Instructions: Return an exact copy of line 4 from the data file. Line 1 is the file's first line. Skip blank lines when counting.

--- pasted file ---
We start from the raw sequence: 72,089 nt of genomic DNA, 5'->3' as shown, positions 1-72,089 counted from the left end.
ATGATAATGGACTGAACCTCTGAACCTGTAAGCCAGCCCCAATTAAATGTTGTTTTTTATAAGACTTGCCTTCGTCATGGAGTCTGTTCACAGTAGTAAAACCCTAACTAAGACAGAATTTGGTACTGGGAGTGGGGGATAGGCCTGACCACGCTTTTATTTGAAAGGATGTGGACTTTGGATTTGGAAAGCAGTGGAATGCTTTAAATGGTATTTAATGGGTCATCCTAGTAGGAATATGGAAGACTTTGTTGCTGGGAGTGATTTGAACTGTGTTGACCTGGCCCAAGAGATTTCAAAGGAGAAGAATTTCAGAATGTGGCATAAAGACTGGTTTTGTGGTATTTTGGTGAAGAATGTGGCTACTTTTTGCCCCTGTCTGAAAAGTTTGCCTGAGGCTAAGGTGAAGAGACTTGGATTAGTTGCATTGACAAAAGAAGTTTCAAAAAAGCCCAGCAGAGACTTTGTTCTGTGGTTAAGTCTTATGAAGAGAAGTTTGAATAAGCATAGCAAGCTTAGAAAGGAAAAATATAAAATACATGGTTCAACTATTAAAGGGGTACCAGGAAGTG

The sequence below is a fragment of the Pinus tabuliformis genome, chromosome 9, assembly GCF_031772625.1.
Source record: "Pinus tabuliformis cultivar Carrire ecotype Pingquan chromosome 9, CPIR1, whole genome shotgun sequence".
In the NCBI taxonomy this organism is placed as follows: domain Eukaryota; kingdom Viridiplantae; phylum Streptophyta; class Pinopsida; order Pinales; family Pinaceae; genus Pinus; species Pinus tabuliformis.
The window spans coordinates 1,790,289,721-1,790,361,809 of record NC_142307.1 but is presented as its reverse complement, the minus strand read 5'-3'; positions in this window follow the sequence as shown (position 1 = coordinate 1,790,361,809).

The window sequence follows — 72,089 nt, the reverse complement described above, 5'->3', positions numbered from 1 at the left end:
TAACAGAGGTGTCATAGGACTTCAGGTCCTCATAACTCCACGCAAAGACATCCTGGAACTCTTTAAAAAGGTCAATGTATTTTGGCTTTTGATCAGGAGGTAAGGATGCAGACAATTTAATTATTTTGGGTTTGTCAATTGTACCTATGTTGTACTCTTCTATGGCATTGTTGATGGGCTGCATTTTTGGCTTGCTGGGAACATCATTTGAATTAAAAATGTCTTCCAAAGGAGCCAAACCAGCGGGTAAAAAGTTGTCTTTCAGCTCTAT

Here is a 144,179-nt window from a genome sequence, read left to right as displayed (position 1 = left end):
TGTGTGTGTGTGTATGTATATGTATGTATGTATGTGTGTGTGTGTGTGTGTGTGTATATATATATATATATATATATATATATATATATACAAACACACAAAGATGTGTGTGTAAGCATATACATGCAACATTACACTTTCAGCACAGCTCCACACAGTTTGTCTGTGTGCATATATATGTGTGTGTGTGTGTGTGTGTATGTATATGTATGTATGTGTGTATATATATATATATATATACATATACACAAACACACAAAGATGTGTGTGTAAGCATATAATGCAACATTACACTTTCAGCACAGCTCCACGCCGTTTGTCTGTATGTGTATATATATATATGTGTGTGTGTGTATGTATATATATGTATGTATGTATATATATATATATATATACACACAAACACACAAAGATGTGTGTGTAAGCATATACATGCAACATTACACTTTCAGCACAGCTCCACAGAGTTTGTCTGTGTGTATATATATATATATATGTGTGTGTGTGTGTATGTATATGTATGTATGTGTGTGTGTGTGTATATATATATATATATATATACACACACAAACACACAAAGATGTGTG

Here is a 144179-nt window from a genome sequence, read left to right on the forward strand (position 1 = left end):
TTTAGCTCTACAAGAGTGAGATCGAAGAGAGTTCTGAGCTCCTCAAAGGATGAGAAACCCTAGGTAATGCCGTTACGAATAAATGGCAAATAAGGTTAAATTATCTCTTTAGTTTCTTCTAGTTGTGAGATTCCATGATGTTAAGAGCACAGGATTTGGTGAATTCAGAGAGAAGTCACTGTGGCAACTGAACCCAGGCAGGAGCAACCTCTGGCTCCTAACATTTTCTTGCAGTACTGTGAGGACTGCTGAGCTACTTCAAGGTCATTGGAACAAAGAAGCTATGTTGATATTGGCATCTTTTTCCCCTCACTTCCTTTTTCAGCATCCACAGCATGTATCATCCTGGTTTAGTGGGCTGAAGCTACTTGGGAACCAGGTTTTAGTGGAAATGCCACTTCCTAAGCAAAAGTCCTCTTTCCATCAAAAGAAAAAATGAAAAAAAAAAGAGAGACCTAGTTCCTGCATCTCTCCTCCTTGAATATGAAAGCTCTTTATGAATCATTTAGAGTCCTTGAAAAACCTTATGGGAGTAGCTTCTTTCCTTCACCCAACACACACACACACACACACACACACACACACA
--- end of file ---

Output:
Source record: "Pinus tabuliformis cultivar Carrire ecotype Pingquan chromosome 9, CPIR1, whole genome shotgun sequence".